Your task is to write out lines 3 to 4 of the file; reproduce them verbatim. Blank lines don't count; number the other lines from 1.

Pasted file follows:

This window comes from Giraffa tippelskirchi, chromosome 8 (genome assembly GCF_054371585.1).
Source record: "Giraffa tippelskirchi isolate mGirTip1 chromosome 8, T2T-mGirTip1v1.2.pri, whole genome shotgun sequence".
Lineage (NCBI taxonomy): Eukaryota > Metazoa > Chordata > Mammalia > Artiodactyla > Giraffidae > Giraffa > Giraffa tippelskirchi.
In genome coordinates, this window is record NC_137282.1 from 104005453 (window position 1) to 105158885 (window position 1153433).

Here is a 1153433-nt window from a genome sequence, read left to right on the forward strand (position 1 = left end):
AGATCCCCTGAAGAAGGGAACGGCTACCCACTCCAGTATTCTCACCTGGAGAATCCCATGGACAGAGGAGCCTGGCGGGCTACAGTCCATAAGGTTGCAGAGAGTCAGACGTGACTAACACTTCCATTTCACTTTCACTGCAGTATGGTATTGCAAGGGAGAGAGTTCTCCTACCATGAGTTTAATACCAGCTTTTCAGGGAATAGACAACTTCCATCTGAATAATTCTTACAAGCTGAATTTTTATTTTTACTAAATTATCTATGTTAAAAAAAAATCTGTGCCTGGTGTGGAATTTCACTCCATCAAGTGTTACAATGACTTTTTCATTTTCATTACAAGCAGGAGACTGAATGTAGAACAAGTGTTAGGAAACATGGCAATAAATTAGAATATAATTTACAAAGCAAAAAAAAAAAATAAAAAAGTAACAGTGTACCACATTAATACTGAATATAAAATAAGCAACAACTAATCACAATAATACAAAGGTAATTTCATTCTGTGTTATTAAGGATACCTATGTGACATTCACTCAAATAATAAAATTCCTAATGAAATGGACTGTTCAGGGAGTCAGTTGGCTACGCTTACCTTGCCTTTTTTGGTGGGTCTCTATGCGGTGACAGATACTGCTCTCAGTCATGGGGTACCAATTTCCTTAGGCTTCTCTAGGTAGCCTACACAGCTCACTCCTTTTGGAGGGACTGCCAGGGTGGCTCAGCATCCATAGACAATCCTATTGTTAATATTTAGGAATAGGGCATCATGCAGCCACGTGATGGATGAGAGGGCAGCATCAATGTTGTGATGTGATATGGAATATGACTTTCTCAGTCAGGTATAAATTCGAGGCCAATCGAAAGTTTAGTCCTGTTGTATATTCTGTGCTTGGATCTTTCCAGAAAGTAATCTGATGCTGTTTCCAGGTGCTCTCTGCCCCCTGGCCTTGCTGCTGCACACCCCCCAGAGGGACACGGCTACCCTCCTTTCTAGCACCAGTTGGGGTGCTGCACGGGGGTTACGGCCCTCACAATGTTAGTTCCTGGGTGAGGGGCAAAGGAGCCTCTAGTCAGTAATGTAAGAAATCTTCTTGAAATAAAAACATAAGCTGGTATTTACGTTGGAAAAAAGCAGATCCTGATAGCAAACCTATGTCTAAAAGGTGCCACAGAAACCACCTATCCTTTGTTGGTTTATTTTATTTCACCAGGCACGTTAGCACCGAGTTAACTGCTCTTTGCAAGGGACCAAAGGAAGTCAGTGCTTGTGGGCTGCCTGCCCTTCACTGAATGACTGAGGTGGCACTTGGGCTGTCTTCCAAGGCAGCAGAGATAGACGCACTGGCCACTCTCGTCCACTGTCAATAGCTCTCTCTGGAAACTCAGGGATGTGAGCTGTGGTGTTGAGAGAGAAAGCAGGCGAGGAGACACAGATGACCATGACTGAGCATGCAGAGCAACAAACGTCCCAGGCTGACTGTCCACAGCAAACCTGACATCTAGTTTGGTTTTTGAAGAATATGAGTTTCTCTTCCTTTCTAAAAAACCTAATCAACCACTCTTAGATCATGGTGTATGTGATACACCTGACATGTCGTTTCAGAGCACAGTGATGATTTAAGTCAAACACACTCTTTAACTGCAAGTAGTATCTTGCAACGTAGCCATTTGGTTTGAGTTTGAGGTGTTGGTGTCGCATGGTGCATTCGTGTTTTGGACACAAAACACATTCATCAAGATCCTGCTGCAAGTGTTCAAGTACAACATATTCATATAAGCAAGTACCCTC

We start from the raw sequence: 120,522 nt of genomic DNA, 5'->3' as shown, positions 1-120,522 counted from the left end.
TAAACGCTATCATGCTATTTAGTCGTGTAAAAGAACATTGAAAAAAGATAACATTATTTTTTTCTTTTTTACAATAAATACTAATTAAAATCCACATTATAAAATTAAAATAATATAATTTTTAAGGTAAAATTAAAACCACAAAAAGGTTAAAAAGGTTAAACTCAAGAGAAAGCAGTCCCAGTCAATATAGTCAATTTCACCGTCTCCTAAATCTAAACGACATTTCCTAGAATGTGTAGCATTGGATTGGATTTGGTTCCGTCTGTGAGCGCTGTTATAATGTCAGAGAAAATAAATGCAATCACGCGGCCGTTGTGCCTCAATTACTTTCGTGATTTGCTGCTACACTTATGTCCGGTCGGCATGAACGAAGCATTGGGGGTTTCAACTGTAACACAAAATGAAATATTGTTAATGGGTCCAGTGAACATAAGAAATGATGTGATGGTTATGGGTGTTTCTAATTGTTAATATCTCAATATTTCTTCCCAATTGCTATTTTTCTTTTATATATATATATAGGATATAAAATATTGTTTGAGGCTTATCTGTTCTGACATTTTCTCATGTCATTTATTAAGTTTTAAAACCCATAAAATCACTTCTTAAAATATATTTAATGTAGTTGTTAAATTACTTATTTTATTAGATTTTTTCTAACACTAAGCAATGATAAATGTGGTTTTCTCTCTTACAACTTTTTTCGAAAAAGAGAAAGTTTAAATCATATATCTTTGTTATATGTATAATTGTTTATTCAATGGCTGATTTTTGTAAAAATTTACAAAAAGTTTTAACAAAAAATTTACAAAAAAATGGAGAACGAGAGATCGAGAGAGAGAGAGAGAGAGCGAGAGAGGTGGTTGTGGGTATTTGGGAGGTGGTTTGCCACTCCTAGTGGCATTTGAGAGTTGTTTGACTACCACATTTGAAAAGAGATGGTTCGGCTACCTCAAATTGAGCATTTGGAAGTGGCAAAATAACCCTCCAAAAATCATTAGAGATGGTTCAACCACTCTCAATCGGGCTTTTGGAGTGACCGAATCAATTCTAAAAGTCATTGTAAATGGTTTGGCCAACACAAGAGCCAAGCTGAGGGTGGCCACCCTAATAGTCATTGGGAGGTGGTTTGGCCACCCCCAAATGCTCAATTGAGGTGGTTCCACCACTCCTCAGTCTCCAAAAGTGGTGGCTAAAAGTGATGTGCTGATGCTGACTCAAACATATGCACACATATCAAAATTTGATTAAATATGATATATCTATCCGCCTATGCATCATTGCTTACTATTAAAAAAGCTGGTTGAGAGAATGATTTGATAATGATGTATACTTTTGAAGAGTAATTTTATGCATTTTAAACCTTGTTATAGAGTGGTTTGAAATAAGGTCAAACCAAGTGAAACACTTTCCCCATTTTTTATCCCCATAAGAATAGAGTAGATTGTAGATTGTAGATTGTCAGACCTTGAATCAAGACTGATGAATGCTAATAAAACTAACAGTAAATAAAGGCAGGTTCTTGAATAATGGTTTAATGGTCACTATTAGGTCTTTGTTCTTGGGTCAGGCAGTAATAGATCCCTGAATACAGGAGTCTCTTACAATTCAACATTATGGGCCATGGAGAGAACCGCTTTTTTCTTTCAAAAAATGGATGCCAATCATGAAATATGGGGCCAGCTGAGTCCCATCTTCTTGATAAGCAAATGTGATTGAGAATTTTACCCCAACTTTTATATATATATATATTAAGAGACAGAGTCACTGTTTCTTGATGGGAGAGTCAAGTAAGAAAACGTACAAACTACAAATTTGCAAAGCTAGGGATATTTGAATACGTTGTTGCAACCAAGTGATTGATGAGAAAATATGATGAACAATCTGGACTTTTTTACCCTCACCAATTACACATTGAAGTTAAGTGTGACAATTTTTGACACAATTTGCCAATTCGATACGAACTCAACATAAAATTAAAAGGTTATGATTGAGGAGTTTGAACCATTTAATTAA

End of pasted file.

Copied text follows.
Lineage (NCBI taxonomy): Eukaryota > Metazoa > Chordata > Mammalia > Artiodactyla > Giraffidae > Giraffa > Giraffa tippelskirchi.
In genome coordinates, this window is record NC_137282.1 from 104005453 (window position 1) to 105158885 (window position 1153433).